Going Away? Try an Off-the-Grid Yurt


Sleep under the stars, from the comfort of your own bed? While some may call it cheating, others find it brilliant, including me.

Yurts are round tent/cabin structures, a contemporary form of the shelters used by central Asian nomads. They can be equipped with a sink, electric outlets, and a gas fireplace – great for people who want to go camping in theory, but not entirely. I recently stayed in a yurt at the Treebones Resort in Big Sur, California during a family drive up the Pacific Coast Highway. It was absolutely fantastic!

Treebones, a village of 16 yurts that run completely off-grid, is owned and run by husband and wife team Corrine and John Handy. John spent 23 years at Mattel, where he rose to senior vice president of product design, and three with Playmates Toys, where he discovered and marketed the Teenage Mutant Ninja Turtles. After two decades of life in Los Angeles John and Corrine moved to Big Sur, where they built, and now run Treebones.


“We explored every form of building, from tents to straw bale houses,” says John.

After sharing their vision with friends and family, John’s parents reported on a yurt that they saw in Bandon State Park, Oregon. The Handys ordered one yurt in 1995 and gave it a test drive.

“We experimented with different furnishings, and invited friends to stay as pretend guests,” says Corrine. “We discovered that people liked the round structure and being comfortable.”

The original plan was to use wood burning stoves, but they found that gas fireplaces connected to timers were more convenient. Bathrooms are located in two central areas.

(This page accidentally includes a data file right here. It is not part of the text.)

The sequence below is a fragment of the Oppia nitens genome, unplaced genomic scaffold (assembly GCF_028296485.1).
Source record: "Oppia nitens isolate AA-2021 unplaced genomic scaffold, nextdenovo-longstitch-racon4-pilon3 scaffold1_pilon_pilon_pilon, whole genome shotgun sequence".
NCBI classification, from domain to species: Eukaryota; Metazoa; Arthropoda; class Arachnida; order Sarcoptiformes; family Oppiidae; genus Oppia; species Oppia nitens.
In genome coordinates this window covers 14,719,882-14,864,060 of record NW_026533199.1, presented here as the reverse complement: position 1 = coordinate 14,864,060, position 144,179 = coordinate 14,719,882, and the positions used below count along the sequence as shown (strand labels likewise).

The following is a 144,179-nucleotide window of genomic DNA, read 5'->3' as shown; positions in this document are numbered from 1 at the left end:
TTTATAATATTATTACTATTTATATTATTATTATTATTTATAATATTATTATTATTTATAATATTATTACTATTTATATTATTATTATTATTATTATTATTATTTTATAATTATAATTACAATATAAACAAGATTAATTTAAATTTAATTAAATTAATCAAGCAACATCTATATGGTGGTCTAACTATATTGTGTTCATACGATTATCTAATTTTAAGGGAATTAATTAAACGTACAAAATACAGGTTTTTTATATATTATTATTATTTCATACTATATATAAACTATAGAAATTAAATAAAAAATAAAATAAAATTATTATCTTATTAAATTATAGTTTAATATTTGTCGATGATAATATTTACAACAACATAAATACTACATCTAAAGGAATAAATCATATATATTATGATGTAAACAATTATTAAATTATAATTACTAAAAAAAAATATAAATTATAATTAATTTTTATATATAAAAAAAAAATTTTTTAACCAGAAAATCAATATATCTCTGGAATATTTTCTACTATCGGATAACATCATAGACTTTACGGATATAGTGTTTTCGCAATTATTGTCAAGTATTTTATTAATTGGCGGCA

A sustainable resort, Treebones is always experimenting with low-energy consumption machines such as microturbines, low-emissions generators, and variable frequency drive pumps.

“Exhaust goes into a heat exchanger to heat the water for the pool, Jacuzzi, showers, radiant floors in the restrooms and main lodge,” says John.

There also use low-flow showerheads, light sensors, LED and CFL bulbs, and organic hand-made soap that are in the bathrooms (without paper wrappers) and all of the yurt sinks. The latest experiment is an Air Blade, a high-powered force of air that dries hands without the need for paper towels.


An organic garden on the grounds grows vegetables and goods that are prepared for guests (the on-site restaurant is fantastic). Most food is local, including all of the desserts and baked goods. A serious recycling and composting program is in place as giving the staff a holistic experience is a priority for Corrine.

“The workers are a huge part of the area and community,” says Corrine. “With a more sustainable circle in their lives, everyone gains.”

Treebones is also a member of WWOOF USA (World Wide Opportunities on Organic Farms).


In addition to the 16 yurts there is a “Human Nest” that visitors can sleep in, which has panoramic views of the mountains, and overlooks the Pacific Ocean. The nest was designed and built by local artist Jayson Fann.

So you want to stay in a yurt, but won’t be in Big Sur? Check out yurt rentals across the USA.